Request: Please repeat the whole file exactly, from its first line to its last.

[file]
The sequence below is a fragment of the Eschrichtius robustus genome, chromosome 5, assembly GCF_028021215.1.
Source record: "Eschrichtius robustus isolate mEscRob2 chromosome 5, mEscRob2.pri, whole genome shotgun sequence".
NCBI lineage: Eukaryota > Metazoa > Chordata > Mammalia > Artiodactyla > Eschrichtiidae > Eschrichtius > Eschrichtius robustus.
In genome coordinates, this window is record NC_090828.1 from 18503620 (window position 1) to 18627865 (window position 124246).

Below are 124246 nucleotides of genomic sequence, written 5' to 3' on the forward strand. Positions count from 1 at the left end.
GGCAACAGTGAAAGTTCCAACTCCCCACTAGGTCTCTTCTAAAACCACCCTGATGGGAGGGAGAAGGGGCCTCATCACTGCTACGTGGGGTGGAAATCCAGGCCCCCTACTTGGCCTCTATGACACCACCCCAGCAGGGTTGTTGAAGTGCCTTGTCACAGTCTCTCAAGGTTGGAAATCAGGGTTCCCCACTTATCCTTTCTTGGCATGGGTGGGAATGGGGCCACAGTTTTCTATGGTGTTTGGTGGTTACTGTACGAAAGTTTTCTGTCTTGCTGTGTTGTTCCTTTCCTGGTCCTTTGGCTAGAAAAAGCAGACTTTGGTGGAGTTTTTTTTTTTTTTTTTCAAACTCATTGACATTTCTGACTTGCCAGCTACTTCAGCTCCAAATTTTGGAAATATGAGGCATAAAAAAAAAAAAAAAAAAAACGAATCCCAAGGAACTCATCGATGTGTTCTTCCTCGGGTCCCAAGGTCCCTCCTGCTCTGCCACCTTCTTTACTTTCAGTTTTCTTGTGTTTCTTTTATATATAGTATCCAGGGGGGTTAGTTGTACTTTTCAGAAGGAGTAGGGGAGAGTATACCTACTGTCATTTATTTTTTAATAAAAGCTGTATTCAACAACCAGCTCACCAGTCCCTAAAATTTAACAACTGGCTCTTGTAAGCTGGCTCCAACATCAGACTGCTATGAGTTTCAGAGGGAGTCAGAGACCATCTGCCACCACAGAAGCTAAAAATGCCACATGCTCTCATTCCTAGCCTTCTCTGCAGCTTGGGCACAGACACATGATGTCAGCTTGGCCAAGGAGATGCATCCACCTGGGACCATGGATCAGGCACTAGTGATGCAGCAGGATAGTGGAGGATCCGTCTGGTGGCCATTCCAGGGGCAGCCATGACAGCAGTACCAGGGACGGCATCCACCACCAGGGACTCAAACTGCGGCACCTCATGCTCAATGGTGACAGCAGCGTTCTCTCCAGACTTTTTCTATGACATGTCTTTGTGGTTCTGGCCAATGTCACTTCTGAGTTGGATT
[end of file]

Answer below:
The sequence below is a fragment of the Eschrichtius robustus genome, chromosome 5, assembly GCF_028021215.1.
Source record: "Eschrichtius robustus isolate mEscRob2 chromosome 5, mEscRob2.pri, whole genome shotgun sequence".
NCBI lineage: Eukaryota > Metazoa > Chordata > Mammalia > Artiodactyla > Eschrichtiidae > Eschrichtius > Eschrichtius robustus.
In genome coordinates, this window is record NC_090828.1 from 18503620 (window position 1) to 18627865 (window position 124246).

Below are 124246 nucleotides of genomic sequence, written 5' to 3' on the forward strand. Positions count from 1 at the left end.
GGCAACAGTGAAAGTTCCAACTCCCCACTAGGTCTCTTCTAAAACCACCCTGATGGGAGGGAGAAGGGGCCTCATCACTGCTACGTGGGGTGGAAATCCAGGCCCCCTACTTGGCCTCTATGACACCACCCCAGCAGGGTTGTTGAAGTGCCTTGTCACAGTCTCTCAAGGTTGGAAATCAGGGTTCCCCACTTATCCTTTCTTGGCATGGGTGGGAATGGGGCCACAGTTTTCTATGGTGTTTGGTGGTTACTGTACGAAAGTTTTCTGTCTTGCTGTGTTGTTCCTTTCCTGGTCCTTTGGCTAGAAAAAGCAGACTTTGGTGGAGTTTTTTTTTTTTTTTTTCAAACTCATTGACATTTCTGACTTGCCAGCTACTTCAGCTCCAAATTTTGGAAATATGAGGCATAAAAAAAAAAAAAAAAAAAACGAATCCCAAGGAACTCATCGATGTGTTCTTCCTCGGGTCCCAAGGTCCCTCCTGCTCTGCCACCTTCTTTACTTTCAGTTTTCTTGTGTTTCTTTTATATATAGTATCCAGGGGGGTTAGTTGTACTTTTCAGAAGGAGTAGGGGAGAGTATACCTACTGTCATTTATTTTTTAATAAAAGCTGTATTCAACAACCAGCTCACCAGTCCCTAAAATTTAACAACTGGCTCTTGTAAGCTGGCTCCAACATCAGACTGCTATGAGTTTCAGAGGGAGTCAGAGACCATCTGCCACCACAGAAGCTAAAAATGCCACATGCTCTCATTCCTAGCCTTCTCTGCAGCTTGGGCACAGACACATGATGTCAGCTTGGCCAAGGAGATGCATCCACCTGGGACCATGGATCAGGCACTAGTGATGCAGCAGGATAGTGGAGGATCCGTCTGGTGGCCATTCCAGGGGCAGCCATGACAGCAGTACCAGGGACGGCATCCACCACCAGGGACTCAAACTGCGGCACCTCATGCTCAATGGTGACAGCAGCGTTCTCTCCAGACTTTTTCTATGACATGTCTTTGTGGTTCTGGCCAATGTCACTTCTGAGTTGGATT